We recognize that our nation's future depends on our ability to educate all of our children and place them on a career and educational pathway to success. How we educate all of our children and youth today, is the best indicator of how we will fare as a nation and world leader in the future. LAYC understands that education for all youth is key to our nation's future. We must ensure that our youth stay in high school and graduate. If they have dropped out of school, they need to re-engage in a GED or alternative high school program. Following high school, it is critical that they move on to a community or four-year college or a vocational track that offers an opportunity for advancement. Most importantly, we must provide the supports they need to graduate from these post-secondary programs. Young people who do not finish college are often loaded up with debt and limited career opportunity. LAYC's college access programs not only help young people get into college, but makes sure that they successfully graduate.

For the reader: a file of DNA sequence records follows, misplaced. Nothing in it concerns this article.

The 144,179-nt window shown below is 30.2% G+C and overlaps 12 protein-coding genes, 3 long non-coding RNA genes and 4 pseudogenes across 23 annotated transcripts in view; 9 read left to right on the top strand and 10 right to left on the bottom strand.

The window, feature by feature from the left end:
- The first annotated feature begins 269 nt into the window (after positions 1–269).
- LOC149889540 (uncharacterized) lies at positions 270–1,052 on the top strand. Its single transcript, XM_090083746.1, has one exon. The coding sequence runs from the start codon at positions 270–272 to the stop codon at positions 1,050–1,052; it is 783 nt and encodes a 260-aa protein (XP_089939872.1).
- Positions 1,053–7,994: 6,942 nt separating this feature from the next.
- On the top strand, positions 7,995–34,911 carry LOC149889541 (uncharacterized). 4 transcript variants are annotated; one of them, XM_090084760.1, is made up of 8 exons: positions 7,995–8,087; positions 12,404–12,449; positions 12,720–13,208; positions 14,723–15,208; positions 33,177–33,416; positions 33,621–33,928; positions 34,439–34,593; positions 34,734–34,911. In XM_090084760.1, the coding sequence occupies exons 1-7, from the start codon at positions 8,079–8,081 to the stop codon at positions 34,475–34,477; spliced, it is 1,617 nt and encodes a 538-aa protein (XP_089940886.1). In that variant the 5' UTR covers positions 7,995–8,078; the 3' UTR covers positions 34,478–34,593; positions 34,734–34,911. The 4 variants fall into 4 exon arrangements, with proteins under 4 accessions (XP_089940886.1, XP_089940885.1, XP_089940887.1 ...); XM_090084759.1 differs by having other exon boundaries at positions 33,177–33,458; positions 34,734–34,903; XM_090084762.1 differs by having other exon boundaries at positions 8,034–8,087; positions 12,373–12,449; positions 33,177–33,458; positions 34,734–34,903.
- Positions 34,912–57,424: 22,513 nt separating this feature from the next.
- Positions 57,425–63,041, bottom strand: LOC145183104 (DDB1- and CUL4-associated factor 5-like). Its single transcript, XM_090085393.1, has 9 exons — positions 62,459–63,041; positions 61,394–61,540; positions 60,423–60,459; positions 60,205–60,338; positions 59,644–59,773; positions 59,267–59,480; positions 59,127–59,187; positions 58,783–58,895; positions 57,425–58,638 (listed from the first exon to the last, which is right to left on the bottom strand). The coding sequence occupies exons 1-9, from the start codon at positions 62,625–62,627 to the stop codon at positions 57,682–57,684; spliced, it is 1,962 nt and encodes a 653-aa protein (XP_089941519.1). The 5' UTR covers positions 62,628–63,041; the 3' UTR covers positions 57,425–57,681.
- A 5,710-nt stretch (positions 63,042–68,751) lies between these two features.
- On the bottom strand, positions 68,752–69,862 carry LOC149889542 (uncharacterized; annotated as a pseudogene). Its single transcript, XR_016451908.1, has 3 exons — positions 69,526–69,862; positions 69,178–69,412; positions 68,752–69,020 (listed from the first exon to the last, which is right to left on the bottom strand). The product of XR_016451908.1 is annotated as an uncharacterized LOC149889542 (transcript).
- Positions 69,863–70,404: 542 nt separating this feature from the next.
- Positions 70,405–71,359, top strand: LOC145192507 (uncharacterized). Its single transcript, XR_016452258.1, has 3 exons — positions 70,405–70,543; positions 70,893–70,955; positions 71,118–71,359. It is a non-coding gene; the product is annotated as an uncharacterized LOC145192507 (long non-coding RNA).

The good news is that college admission rates among Hispanics has gone up. From 1996 to 2012, college enrollment among Hispanics ages 18 to 24 more than tripled (240% increase), outpacing increases among blacks (72%) and whites (12%). The challenging news is that we still have much work to do to make sure these students graduate and obtain their degrees. In 2012, Hispanics accounted for just 9% of young adults (ages 25 to 29) with Bachelor's degrees.

I am confident that there is a community of bright, energetic, compassionate young Latino youth ready to lead and serve. I have seen the many success stories of Latinos in our region who are building the future. Whether they are teachers, journalists, chefs, or lawyers, they are working to give back to the country that has given them so much. Grounded in their culture and actively engaged in civic life, our nation's Latinos will continue to play a key role in our nation's prosperity.

Last Updated on Friday, 25 September 2015 16:12
Spring Break for Many, But Not for All PDF Print
Friday, 13 March 2015 14:15